Cough is the commonest symptom for which medical advice is sought [1, 2], and sales of over the counter cough syrups alone are worth as much as £92.5 m in the United Kingdom and $328 m in the United States [3]. The majority of cases of cough are acute and self limiting, usually secondary to viral upper respiratory tract infection, however, chronic cough (lasting more than eight weeks) is also a significant problem, with reported prevalence of 10% to 30% [46]. Chronic cough is associated with a significant but reversible increase in morbidity, affecting quality of life [7], and would therefore seem to be an important, treatable clinical entity.

Most reports of the aetiology and management of chronic cough originate from specialist cough clinics and therefore reflect the experience of chronic cough in secondary care. Indeed, good data on the prevalence and aetiology of cough in the general population are hard to find. For example, the European Community Respiratory Health Survey targeted a large, unselected group from the general population (18,277 subjects from 16 countries) and included questions on cough [4]. However, only people aged 20 to 48 years were included. Since most series of chronic cough patients show a mean age of 45–58 years [8], it is likely that the European Community Respiratory Health Survey missed a large proportion of people with chronic cough.

This report details the results of a postal questionnaire survey sent to people requesting further information on chronic cough. It provides further information about the demographic and symptomatic profile in a population who consider their cough to be significant.


In September 2002 a national UK BBC Radio 4 broadcast took place on chronic cough. This was part of the series "Check Up", which offers medical advice on a different health-related topic each week and is broadcast at 3 pm on a Thursday afternoon. Radio Joint Audience Research Limited (RAJAR) published audience figures for Radio 4 of 9.9 million listeners per week (11.8% share of all radio listeners) for the third quarter of 2002. The BBC estimated that approximately 700,000 people will have listened to this broadcast. Unfortunately, the authors do not have access to specific demographic data on this program's audience.

Of this population, 856 members of the public wrote in with stamped addressed envelopes for an information sheet about chronic cough. The information pack they were sent included a cough questionnaire (see additional file 1), which they were invited to complete and return in a pre-addressed, postage paid envelope, which was also enclosed. The questionnaire used was based on one which is completed by all newly referred patients to the Hull Cough Clinic and completed again when the patients are discharged from the clinic, in order to audit social and demographic factors as well as qualitative measures of response to treatment. It has therefore been completed by over 650 patients, prior to this study, although it has never previously been published. It includes sections asking open questions on demographic details, history of the cough, previous treatment and smoking history, whilst information about the physical, psychological and social effects of the cough is also elicited, using a Likert scale with scores ranging from 1 (never) to 5 (always).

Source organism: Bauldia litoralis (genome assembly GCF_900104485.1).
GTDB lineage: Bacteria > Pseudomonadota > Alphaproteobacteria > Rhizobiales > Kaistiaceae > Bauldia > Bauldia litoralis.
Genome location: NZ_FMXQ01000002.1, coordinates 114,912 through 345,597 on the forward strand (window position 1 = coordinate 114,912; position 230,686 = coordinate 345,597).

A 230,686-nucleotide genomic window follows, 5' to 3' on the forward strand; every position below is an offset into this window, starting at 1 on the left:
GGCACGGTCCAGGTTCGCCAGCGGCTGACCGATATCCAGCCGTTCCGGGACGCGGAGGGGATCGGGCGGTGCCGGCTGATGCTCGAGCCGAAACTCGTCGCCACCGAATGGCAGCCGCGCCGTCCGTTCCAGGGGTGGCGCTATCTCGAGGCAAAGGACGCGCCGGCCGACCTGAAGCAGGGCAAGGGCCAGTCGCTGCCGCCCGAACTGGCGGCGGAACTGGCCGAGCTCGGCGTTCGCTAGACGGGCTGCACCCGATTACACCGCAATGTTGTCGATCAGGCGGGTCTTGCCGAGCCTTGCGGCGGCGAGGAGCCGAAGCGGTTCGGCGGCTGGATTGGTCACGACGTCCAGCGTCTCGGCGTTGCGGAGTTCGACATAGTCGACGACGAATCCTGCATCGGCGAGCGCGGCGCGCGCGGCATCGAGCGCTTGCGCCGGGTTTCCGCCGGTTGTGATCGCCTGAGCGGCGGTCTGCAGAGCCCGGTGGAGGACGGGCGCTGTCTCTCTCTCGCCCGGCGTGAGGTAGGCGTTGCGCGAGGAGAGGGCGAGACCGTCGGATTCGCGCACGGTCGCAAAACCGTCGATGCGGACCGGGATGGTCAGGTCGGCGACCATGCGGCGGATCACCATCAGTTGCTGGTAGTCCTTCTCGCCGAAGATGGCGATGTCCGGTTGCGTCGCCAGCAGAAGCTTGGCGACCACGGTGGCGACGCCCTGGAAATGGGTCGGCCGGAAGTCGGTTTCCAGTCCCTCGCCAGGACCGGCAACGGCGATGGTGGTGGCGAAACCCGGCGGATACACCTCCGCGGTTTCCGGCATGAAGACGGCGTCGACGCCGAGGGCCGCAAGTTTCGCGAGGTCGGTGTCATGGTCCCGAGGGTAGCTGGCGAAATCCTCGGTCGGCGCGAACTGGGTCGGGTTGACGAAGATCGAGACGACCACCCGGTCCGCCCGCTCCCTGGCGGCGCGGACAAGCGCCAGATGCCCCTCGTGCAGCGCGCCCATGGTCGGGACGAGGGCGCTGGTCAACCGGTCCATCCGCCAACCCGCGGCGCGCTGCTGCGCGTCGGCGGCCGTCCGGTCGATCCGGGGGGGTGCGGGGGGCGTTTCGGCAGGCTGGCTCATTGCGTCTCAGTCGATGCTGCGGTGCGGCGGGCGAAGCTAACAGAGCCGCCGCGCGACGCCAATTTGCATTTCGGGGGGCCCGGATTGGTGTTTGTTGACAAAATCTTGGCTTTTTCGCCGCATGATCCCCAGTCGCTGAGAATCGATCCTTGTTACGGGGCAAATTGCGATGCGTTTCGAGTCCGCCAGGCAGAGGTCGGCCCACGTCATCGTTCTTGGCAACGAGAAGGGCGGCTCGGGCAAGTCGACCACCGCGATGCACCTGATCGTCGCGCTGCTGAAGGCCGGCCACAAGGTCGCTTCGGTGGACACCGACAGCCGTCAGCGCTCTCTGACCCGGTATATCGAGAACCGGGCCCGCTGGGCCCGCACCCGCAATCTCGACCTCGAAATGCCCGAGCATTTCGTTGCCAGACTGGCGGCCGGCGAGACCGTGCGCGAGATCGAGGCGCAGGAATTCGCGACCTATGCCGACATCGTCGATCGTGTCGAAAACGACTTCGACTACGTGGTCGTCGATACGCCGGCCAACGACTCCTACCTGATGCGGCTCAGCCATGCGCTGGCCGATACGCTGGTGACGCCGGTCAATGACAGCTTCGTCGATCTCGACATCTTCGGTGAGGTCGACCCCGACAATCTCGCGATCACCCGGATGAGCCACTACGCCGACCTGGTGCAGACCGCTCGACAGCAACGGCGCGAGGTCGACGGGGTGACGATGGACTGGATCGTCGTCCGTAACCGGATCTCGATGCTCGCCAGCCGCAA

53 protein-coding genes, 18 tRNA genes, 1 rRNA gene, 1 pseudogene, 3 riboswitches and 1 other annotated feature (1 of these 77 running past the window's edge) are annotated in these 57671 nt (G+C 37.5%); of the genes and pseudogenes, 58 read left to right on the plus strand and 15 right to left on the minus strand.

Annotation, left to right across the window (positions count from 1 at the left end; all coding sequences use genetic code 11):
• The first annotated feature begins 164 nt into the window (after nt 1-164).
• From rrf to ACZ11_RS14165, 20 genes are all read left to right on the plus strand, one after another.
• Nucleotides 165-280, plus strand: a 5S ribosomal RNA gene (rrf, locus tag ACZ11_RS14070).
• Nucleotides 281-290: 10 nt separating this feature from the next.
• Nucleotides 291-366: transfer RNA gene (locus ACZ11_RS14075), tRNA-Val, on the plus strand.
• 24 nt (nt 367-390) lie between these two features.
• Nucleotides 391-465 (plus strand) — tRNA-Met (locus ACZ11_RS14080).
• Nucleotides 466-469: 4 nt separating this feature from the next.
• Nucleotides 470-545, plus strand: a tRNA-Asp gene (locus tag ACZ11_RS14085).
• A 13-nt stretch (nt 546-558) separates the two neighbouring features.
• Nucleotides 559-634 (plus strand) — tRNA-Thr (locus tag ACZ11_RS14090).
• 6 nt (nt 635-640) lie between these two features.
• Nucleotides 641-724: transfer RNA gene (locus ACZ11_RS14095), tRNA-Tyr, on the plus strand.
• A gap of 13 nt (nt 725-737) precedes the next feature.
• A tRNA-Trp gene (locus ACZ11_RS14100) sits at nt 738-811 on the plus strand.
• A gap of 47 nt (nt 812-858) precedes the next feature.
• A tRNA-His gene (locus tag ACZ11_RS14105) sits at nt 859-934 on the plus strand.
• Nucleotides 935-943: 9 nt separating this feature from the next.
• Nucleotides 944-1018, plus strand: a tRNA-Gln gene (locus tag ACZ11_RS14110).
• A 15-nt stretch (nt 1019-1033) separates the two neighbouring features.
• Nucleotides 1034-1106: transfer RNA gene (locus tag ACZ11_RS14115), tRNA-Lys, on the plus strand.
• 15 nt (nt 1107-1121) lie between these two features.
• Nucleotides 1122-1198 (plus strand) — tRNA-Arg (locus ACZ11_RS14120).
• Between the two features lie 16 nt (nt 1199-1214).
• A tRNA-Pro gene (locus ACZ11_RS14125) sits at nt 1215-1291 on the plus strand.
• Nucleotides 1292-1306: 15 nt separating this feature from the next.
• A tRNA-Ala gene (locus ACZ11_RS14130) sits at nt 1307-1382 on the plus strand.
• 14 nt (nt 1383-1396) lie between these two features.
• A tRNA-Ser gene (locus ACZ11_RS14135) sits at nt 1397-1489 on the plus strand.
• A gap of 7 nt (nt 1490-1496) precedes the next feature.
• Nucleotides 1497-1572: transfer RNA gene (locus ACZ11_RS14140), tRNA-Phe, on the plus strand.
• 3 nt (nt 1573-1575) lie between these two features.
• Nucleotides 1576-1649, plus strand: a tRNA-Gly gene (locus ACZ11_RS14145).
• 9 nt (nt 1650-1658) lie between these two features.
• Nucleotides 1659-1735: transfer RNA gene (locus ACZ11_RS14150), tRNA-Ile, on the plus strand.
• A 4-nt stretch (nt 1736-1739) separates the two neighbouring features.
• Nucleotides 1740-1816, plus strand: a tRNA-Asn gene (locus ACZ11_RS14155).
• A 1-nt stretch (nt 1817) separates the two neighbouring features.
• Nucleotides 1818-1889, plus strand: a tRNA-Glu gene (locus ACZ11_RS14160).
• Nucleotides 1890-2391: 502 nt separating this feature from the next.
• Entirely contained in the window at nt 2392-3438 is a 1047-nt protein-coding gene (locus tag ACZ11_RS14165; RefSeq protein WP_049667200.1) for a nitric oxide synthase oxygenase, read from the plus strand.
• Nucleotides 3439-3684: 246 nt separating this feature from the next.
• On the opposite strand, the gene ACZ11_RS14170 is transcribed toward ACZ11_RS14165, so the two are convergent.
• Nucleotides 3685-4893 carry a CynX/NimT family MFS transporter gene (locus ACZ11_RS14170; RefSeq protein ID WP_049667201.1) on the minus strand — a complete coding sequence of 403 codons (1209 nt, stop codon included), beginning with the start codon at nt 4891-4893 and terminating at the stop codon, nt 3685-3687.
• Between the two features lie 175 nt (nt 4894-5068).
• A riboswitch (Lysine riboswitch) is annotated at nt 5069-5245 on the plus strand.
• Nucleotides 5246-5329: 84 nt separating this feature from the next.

Of the 856 questionnaires sent out, 373 were completed and returned, giving a response rate of 43.6%. Since not all the respondents answered all questions data is expressed as percentages of the total number who answered a particular question.

Demographics and history

The mean age of respondents was 65.3 years (standard deviation 12.0, range 9–88 years), with 73% of them being female. 152 (41%) were ex smokers and 8 (2%) were current smokers with a median of 8.0 pack years in these 2 groups (range 0.2–135).

Duration of cough ranged from 2.5 weeks to 73 years with a skewed distribution. The median duration was 6.5 years, but 40% of respondents had experienced cough for less than 5 years (see figure 1). Severity of cough was rated as moderate by 160 (43%) respondents and as severe or very severe by a further 161 (43%). 39% had 5 bouts of coughing per day or less, 49% coughed between 6 times and 20 times per day and 12% reported bouts of coughing more than 20 times per day. Upper respiratory tract infection preceded the onset of cough in 126 (34%) of subjects.

Figure 1
figure 1

Duration of cough in years.

66% of respondents had no respiratory diagnosis other than cough, whilst 24% reported a diagnosis of asthma, the most commonly reported coexisting respiratory problem. A family history of asthma was reported by 129 (35%) respondents, but only 95 respondents (25%) had one or more first-degree relatives with asthma.